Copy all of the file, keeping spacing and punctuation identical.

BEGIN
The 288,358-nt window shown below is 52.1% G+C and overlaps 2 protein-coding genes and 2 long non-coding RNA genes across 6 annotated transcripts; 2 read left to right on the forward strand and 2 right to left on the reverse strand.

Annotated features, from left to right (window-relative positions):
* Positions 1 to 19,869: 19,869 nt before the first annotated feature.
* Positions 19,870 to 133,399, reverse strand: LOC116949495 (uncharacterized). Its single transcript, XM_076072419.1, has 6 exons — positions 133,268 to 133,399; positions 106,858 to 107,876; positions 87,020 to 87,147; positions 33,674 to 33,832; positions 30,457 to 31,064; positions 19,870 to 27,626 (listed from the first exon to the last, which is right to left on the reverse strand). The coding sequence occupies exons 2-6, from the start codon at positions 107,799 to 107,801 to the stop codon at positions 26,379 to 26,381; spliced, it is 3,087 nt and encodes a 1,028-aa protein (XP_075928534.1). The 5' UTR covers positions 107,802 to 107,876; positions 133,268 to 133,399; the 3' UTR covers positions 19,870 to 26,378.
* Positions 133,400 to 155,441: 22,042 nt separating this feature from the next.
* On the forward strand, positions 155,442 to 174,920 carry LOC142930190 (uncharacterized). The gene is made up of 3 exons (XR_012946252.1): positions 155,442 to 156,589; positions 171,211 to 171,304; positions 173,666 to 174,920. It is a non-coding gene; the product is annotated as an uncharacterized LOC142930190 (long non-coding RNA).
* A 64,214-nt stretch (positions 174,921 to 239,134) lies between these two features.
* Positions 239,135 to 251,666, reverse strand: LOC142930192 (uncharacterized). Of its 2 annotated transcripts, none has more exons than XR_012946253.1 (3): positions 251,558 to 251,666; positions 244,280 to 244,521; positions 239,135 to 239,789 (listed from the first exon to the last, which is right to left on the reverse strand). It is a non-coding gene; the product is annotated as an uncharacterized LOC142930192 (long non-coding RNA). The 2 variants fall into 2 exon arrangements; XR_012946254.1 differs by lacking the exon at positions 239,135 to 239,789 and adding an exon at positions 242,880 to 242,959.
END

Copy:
The 288,358-nt window shown below is 52.1% G+C and overlaps 2 protein-coding genes and 2 long non-coding RNA genes across 6 annotated transcripts; 2 read left to right on the forward strand and 2 right to left on the reverse strand.

Annotated features, from left to right (window-relative positions):
* Positions 1 to 19,869: 19,869 nt before the first annotated feature.
* Positions 19,870 to 133,399, reverse strand: LOC116949495 (uncharacterized). Its single transcript, XM_076072419.1, has 6 exons — positions 133,268 to 133,399; positions 106,858 to 107,876; positions 87,020 to 87,147; positions 33,674 to 33,832; positions 30,457 to 31,064; positions 19,870 to 27,626 (listed from the first exon to the last, which is right to left on the reverse strand). The coding sequence occupies exons 2-6, from the start codon at positions 107,799 to 107,801 to the stop codon at positions 26,379 to 26,381; spliced, it is 3,087 nt and encodes a 1,028-aa protein (XP_075928534.1). The 5' UTR covers positions 107,802 to 107,876; positions 133,268 to 133,399; the 3' UTR covers positions 19,870 to 26,378.
* Positions 133,400 to 155,441: 22,042 nt separating this feature from the next.
* On the forward strand, positions 155,442 to 174,920 carry LOC142930190 (uncharacterized). The gene is made up of 3 exons (XR_012946252.1): positions 155,442 to 156,589; positions 171,211 to 171,304; positions 173,666 to 174,920. It is a non-coding gene; the product is annotated as an uncharacterized LOC142930190 (long non-coding RNA).
* A 64,214-nt stretch (positions 174,921 to 239,134) lies between these two features.
* Positions 239,135 to 251,666, reverse strand: LOC142930192 (uncharacterized). Of its 2 annotated transcripts, none has more exons than XR_012946253.1 (3): positions 251,558 to 251,666; positions 244,280 to 244,521; positions 239,135 to 239,789 (listed from the first exon to the last, which is right to left on the reverse strand). It is a non-coding gene; the product is annotated as an uncharacterized LOC142930192 (long non-coding RNA). The 2 variants fall into 2 exon arrangements; XR_012946254.1 differs by lacking the exon at positions 239,135 to 239,789 and adding an exon at positions 242,880 to 242,959.